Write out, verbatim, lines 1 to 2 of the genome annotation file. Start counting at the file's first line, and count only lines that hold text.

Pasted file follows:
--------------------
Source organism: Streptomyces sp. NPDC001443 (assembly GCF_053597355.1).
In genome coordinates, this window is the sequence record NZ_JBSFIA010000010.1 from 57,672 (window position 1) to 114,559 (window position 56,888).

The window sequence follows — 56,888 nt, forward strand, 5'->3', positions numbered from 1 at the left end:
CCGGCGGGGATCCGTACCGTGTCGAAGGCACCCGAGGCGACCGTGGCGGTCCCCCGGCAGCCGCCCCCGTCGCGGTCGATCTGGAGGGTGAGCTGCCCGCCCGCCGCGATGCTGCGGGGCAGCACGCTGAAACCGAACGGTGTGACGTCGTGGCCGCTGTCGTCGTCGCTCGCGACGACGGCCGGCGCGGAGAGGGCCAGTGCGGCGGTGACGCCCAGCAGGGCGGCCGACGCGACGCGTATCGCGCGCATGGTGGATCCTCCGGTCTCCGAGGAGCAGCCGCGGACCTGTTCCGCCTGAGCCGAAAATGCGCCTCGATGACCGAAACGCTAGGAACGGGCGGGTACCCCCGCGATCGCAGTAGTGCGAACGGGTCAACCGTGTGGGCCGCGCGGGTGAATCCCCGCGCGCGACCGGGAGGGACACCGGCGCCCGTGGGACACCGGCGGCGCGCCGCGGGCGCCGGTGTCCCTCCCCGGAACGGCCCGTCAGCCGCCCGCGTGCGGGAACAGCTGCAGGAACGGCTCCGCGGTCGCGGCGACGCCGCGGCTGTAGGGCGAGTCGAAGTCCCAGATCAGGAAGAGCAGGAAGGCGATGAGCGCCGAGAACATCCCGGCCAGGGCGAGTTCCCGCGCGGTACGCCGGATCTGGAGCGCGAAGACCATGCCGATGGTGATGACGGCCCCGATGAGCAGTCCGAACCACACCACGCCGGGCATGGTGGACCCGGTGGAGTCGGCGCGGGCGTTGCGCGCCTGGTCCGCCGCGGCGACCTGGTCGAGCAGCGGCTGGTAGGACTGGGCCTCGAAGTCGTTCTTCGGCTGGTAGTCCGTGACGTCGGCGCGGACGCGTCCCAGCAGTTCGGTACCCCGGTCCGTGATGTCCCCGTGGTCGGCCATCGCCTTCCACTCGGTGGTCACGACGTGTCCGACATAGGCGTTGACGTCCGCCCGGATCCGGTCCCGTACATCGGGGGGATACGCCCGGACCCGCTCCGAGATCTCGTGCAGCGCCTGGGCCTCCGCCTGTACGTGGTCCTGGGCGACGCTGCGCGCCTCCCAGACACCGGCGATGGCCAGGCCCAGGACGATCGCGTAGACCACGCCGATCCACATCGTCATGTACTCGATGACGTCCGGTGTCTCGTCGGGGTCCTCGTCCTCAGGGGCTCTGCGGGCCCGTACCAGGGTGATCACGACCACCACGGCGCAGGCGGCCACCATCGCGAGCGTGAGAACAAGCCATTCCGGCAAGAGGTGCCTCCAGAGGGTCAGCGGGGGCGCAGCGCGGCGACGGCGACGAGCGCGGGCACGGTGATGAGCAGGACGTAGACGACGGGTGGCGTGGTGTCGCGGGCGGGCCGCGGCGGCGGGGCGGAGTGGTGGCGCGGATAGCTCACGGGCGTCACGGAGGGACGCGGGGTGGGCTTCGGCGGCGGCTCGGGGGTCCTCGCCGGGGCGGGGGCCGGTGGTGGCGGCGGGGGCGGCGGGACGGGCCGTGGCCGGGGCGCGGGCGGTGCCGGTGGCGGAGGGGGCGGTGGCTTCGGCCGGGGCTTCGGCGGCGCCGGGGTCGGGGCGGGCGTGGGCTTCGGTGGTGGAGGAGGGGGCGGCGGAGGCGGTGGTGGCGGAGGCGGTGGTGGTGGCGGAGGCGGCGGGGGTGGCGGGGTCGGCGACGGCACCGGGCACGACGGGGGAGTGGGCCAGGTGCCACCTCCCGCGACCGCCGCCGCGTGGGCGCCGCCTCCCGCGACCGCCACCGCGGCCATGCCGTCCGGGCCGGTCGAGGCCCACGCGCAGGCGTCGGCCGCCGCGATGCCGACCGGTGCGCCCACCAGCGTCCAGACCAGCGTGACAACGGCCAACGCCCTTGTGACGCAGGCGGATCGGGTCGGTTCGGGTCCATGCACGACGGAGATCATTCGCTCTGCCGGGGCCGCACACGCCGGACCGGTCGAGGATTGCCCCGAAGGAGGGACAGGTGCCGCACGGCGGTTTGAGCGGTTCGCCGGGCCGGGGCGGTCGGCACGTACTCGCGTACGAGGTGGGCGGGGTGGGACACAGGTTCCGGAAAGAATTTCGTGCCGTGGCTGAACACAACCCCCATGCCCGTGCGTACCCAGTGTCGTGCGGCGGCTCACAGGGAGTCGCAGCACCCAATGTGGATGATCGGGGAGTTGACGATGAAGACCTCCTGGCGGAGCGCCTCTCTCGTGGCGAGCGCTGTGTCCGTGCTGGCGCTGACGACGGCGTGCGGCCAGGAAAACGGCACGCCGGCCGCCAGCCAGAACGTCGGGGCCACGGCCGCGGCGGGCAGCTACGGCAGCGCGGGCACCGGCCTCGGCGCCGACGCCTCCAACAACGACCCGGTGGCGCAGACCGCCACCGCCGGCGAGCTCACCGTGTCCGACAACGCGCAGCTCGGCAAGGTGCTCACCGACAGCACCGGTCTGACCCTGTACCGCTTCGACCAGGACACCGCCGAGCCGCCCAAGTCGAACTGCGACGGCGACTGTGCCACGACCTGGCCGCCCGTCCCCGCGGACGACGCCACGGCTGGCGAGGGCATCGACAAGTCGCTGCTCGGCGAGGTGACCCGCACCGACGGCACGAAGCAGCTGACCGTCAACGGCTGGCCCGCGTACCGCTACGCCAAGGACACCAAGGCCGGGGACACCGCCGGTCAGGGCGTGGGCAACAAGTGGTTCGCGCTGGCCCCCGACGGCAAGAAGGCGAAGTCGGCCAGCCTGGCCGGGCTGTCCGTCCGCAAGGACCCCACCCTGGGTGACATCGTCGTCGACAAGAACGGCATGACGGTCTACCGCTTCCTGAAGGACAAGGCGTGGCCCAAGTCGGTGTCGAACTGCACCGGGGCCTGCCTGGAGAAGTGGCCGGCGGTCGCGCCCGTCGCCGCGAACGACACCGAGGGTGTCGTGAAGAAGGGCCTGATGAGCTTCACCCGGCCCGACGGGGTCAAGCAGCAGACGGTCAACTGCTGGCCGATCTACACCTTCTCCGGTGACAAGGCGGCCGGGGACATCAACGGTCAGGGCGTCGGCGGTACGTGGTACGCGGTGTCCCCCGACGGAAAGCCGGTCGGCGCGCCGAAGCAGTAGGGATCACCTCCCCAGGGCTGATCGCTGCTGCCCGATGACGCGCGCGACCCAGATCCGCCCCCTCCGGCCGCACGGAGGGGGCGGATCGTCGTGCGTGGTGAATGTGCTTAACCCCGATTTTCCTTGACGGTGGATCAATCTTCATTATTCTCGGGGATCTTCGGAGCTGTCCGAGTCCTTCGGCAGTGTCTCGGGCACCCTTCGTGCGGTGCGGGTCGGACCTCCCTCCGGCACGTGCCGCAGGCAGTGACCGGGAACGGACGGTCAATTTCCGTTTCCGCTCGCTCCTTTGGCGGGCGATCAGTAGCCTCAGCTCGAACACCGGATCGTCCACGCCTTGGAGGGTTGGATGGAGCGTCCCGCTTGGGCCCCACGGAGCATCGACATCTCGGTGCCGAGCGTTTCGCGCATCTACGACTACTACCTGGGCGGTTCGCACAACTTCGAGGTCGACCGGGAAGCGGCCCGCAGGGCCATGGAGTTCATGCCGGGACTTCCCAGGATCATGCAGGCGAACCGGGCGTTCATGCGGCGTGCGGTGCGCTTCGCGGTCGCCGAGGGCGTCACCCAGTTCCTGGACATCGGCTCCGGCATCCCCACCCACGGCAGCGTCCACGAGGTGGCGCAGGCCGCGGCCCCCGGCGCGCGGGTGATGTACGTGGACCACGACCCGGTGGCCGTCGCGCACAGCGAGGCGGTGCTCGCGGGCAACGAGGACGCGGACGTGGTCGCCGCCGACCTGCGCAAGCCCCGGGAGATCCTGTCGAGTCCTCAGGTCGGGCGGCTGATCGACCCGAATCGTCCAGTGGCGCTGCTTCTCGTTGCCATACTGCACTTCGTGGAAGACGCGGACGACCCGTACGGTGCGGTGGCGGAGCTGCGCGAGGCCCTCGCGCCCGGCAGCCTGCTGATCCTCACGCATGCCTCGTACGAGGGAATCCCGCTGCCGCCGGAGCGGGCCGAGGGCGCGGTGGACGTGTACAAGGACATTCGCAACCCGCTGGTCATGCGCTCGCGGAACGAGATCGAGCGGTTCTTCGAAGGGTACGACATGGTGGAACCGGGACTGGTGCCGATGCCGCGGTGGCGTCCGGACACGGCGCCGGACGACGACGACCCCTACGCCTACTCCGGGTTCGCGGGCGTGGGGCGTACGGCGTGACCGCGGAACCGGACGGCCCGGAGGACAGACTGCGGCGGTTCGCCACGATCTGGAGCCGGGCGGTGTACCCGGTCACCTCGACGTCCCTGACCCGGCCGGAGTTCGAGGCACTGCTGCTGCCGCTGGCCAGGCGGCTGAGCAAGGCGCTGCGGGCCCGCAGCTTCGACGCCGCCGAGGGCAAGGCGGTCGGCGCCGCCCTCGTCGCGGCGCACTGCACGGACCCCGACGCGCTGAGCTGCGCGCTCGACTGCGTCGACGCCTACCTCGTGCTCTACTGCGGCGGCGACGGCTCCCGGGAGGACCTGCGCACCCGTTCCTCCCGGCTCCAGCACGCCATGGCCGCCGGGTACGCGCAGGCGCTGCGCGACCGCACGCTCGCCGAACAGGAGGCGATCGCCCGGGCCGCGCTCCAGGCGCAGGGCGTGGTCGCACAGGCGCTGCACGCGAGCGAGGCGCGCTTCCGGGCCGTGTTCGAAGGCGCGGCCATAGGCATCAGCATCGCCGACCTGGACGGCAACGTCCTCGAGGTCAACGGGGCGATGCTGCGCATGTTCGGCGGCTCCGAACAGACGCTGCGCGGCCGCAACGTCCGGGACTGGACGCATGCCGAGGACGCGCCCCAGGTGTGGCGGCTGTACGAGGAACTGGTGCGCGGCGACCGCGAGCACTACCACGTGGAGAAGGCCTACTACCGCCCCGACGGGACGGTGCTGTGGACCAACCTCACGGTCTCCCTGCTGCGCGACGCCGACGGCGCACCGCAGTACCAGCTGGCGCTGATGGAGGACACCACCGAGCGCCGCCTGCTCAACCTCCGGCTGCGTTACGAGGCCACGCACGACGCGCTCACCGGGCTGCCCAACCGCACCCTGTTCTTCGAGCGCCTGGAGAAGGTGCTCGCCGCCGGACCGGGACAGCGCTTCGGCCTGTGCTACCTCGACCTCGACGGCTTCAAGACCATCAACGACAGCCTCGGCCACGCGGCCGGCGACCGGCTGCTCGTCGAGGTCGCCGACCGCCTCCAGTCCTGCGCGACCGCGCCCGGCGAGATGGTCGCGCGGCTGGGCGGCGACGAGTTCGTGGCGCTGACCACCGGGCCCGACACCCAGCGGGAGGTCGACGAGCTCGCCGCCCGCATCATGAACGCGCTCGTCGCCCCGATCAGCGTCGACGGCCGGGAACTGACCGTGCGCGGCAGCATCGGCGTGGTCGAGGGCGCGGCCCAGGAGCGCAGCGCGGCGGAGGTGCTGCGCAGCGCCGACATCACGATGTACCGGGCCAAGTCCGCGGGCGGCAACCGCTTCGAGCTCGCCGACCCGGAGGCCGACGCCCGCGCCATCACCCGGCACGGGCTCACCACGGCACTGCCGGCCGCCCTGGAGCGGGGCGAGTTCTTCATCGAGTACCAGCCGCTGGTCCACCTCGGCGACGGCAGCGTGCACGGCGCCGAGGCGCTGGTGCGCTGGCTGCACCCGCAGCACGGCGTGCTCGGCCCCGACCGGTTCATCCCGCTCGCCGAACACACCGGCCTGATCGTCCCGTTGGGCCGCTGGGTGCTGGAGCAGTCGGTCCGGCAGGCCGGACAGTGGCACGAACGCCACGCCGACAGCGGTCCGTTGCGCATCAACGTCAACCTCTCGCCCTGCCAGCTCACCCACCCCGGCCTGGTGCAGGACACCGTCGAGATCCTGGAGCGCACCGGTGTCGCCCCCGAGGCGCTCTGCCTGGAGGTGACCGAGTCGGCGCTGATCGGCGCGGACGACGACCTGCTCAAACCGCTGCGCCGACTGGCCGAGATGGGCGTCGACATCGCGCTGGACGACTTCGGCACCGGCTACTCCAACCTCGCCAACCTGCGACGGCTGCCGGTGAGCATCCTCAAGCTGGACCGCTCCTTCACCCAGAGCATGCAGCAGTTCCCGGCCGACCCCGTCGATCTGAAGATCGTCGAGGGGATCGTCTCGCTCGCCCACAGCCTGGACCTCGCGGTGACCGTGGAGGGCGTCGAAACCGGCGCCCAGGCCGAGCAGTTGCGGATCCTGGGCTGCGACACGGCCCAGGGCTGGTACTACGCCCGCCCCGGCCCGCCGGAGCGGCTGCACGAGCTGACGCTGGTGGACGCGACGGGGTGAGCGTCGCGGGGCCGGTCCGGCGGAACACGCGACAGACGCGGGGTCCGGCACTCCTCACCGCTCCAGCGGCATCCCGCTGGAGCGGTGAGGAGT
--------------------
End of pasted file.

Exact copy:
Source organism: Streptomyces sp. NPDC001443 (assembly GCF_053597355.1).
In genome coordinates, this window is the sequence record NZ_JBSFIA010000010.1 from 57,672 (window position 1) to 114,559 (window position 56,888).